My footpath through music (2) – post-Ghosts

Polly Phillips.
On the breakup of Hungry Ghosts, my two main collaborators were singer Polly Phillips and guitarist Gil Murray.

Polly is a superb singer, who had just released her first album I Wish I Had Your Life. We had a weekly residency in a cafe called Common Grounds at the top of the Mound, and also played in a few other Edinburgh and Glasgow venues and radio sessions. During that time I wrote New Eyes and Time Starts Now and Polly had a strong influence on their final shape. .

In 1998 Polly, along with Woodstock Taylor, organised a Songwriters Festival at the Edinburgh Festival in a marquee alongside the Spiegeltent at Waverly Market, a marquee which became known as the SpiegelWendyHouse. By that time Polly had her own band, but she joined me for my set. I was also joined by Gil Murray, a friend from Queensferry whom I had met through our contributions to the Incredible String Band fanzine.

Norman and Gil at 98 Festival.

Over the next year I worked more and more with Gil. His skill on guitar covers all the guitar sounds I like, from Renbourne/Jansch picking to Fripp’s singing sustain. He always came up with the sound I heard in my head for new songs. By the middle of ’99 we had a residency in the same cafe that I had played with Polly, although the audiences were smaller! We called ourselves the Invisible Brethren (from a Robin Williamson song). A video exists of our performance in the Ross Theatre in Princes Street Gardens, where we played the co-written Wind Like Lace on Greenan Shore, The Desert Was Better, and Hungry Ghosts.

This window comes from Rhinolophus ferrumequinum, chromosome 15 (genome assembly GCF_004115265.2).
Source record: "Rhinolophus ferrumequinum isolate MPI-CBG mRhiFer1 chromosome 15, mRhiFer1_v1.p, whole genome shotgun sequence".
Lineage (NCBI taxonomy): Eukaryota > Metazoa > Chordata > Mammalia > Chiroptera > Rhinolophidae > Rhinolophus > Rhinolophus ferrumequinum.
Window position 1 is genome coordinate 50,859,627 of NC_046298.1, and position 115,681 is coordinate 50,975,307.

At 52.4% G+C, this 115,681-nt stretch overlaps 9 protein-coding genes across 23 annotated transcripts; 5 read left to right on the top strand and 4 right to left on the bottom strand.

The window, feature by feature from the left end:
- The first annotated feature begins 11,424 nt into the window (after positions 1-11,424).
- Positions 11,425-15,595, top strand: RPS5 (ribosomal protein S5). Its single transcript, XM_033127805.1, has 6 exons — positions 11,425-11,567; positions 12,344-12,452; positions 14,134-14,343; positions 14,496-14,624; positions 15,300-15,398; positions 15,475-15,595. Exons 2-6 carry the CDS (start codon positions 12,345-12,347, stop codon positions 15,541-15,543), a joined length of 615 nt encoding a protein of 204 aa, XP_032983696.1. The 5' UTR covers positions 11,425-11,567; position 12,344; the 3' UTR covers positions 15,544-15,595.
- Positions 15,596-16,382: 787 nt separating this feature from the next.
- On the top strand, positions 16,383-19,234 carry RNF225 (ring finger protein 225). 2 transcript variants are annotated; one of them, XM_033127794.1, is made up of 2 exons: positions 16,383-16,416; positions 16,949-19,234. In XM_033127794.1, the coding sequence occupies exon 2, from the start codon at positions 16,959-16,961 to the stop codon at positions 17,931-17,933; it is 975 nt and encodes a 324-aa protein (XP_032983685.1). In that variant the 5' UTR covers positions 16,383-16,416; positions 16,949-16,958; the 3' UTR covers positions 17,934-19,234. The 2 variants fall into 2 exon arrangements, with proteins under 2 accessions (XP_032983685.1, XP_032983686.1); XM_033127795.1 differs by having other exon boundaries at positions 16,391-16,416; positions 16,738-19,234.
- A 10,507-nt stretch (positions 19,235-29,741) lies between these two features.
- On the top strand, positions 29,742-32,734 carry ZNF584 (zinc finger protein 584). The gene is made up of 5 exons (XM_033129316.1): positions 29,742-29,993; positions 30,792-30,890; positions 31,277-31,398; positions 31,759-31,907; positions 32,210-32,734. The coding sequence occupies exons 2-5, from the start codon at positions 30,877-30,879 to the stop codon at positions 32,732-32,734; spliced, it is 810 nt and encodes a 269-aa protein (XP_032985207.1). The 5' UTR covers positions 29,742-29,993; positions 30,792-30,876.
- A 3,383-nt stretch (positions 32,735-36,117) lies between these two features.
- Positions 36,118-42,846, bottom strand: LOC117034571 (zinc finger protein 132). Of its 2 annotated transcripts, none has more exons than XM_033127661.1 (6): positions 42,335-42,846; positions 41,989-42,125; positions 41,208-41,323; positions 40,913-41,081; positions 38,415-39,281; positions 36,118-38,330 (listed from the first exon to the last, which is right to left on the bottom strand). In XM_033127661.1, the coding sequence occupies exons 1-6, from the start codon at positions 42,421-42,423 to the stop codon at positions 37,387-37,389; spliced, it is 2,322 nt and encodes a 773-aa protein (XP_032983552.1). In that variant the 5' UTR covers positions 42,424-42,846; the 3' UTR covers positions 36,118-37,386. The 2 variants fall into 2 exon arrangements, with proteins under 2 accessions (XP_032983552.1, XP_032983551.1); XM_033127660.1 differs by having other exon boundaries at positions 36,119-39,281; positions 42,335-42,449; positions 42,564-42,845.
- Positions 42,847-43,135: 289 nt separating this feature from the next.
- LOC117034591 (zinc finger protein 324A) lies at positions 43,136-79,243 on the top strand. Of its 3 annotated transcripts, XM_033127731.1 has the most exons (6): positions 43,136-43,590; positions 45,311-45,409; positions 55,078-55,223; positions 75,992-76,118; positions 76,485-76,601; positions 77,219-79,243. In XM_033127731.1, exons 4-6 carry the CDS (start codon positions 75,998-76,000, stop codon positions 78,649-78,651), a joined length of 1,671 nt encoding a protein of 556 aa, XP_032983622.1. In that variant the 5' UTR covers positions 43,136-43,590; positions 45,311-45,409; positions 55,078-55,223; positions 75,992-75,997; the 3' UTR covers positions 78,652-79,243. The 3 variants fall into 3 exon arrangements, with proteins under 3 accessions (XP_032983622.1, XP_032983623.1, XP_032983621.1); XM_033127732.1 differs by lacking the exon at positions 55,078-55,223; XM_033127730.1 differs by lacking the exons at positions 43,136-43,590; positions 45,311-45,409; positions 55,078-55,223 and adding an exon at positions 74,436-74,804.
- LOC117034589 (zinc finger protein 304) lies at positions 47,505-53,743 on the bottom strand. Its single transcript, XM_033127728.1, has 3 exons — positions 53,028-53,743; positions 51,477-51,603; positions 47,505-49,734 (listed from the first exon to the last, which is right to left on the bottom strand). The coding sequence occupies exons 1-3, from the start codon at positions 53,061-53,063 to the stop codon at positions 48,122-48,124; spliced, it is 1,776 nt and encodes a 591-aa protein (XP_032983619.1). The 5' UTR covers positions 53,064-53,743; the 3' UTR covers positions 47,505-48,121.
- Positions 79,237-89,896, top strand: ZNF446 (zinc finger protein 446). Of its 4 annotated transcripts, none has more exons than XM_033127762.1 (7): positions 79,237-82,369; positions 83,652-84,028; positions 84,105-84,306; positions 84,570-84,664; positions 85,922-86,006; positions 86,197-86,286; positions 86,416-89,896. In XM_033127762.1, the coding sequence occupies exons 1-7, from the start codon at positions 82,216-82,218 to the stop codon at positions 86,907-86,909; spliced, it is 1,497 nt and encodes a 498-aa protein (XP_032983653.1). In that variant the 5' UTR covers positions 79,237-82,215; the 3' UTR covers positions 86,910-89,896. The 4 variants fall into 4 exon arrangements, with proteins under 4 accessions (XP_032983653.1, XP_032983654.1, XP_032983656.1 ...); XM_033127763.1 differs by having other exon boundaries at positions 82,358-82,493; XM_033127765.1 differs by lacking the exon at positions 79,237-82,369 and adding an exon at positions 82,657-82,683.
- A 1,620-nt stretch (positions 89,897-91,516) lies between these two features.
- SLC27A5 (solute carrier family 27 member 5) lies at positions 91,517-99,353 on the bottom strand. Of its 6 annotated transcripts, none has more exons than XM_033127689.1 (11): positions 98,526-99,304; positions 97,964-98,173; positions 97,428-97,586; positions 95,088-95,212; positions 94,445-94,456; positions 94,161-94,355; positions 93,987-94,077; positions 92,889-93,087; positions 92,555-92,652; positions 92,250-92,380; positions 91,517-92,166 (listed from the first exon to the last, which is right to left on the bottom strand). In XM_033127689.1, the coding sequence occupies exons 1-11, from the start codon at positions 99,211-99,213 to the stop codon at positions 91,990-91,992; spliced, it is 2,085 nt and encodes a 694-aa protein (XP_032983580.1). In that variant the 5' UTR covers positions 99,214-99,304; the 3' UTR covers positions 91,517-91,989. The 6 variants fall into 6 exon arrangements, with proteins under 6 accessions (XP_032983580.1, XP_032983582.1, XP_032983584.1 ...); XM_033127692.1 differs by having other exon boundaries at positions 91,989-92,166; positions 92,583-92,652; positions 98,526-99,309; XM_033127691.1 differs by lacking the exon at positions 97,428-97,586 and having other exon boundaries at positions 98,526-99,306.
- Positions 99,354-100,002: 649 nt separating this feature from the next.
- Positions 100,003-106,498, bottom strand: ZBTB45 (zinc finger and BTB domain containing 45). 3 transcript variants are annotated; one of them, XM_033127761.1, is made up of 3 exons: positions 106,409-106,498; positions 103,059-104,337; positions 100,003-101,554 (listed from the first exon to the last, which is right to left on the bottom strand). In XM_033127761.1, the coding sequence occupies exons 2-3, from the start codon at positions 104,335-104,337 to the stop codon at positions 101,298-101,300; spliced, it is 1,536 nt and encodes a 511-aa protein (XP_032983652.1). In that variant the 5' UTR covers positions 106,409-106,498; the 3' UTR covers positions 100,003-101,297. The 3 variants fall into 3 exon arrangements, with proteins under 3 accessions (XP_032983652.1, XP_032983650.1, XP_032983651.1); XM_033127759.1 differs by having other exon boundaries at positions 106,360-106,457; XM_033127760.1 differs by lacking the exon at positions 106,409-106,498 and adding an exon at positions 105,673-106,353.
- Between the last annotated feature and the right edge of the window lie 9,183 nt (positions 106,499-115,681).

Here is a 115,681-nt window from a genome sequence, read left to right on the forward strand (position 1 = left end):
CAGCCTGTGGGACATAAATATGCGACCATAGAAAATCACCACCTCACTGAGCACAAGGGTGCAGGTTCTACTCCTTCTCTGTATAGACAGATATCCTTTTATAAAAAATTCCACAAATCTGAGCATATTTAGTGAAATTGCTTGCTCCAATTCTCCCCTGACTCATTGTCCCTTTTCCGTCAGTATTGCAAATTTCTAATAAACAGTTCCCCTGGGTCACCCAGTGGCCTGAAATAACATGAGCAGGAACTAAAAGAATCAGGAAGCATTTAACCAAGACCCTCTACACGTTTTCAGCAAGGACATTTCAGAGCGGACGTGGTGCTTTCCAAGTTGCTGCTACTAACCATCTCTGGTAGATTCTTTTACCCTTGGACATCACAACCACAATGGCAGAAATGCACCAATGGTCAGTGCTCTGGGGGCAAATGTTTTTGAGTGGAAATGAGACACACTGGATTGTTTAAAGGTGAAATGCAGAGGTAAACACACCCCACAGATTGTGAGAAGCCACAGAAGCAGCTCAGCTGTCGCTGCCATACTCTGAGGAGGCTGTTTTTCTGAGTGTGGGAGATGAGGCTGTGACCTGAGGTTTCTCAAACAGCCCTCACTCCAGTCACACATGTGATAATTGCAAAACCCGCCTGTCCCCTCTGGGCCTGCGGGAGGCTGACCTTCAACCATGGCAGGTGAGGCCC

From Invisible Brethren video.


After the residency folded, Gil and I continued to jam for fun and to record, but our performance career was over. I took a break from singer-songwritering. Since living in Egypt in 1977-8 and 81-2 I had always wanted to play Arabic music, and through belly-dance teacher Hilary Thacker I was able to ‘apprentice’ myself to some excellent drummers at her dance classes, where I played the duf and darabouka drums.

By this time I had started to record the songs that would make up the Wolf album but didn’t have a band to play them with.

Finding myself composing This Horse about the very act of giving up songwriting made me realise it was in my blood, and by the end of 2001 I started playing at the first sessions of the open mic night Out of the Bedroom, where virtually the entire performer list and audience consisted of Jim, Nelson, Freeloading Frank and myself.

Soon afterwards I renewed my acquaintance with the G, who had returned to Edinburgh from Newcastle University, and we discussed the possibility of a band. That was to lead to the first lineup of the Innocents.

© Norman Lamont 2004

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